Las ranas [The Frogs] (2020)

Las ranas
Director: Edgardo Castro
Writer: Edgardo Castro
Cast: Barbara Elisabeth Stanganelli, Nahuel Cabral, Gabriela Illarregui, María Eugenia Stillo
Part of: this human world Film Festival
Seen on: 12.12.2020

Barbara (Barbara Elisabeth Stanganelli) is one of the women called Las ranas – the frogs. That means she visits her boyfriend (Nahuel Cabral) in prison as much as she can. The prison is far and the visits are a strenuous addition to her everyday struggle to raise enough funds just to live. But she unfailingly goes, bringing food and whatever else is allowed and even what isn’t. Sometimes she also brings their daughter.

Las ranas is a fiction film that feels very much like a documentary. That has advantages but also disadvantages, and here and there I was wishing it would stick more to narrative conventions for fiction.

The film poster in simple grass green with a black frog on it.

There is very little background information for this film and at times it even gets credited as a documentary. The main character shares her first name with the actor who’s playing her, so I don’t know exactly how they made the film – but I can imagine that Stanganelli is not a professional actor but plays a version of herself.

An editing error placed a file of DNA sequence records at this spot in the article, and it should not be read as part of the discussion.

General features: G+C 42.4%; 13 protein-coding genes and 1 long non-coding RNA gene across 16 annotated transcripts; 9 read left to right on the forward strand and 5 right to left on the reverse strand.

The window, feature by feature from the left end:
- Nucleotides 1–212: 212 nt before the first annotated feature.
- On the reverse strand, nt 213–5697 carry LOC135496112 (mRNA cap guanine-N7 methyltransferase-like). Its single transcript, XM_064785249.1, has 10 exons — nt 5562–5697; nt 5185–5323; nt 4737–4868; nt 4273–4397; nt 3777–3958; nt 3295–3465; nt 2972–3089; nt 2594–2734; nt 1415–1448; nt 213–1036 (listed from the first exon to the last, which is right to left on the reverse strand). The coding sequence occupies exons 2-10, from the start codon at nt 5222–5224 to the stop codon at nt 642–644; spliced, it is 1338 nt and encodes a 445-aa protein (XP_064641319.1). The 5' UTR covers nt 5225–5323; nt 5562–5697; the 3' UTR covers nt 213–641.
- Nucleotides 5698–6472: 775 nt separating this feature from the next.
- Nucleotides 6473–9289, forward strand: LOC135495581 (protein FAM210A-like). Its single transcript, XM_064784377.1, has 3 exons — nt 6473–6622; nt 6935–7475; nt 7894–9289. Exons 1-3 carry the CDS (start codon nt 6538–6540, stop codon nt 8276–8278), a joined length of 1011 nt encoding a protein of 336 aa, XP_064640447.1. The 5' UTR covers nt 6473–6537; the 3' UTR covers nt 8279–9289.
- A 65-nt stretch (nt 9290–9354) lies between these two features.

Be that as it may, the resulting film often feels like a documentary in the way it doesn’t make many introductions. We get plopped into Barbara’s life and are left to figure things out for ourselves – and often can’t. Who is the man she is living with? What kind of perspectives does her boyfriend have? I mean, is he in prison for 6 months or a lifetime? I couldn’t tell you.

Barbara (Barbara Elisabeth Stanganelli) visiting her boyfriend (Nahuel Cabral) in prison.

This was part of why I didn’t connect so much with the film. Another part was that I would have wished for more of a plot in the classic sense – a little more of a story and a little less “slice of life”. Although on the other hand this kind of close-to-the-ground filmmaking was of course one of the biggest strengths of the film, simply showing the everyday difficulties of a woman in Barbara’s situation.

There was interesting stuff here (much like with Sunless Shadows I was also intrigued by how differently prison looks around the world). But I couldn’t help but get fidgety as I watched the film, hoping for a little more than it gave me.

Barbara (Barbara Elisabeth Stanganelli) taking the bus at night.

Summarizing: okay.

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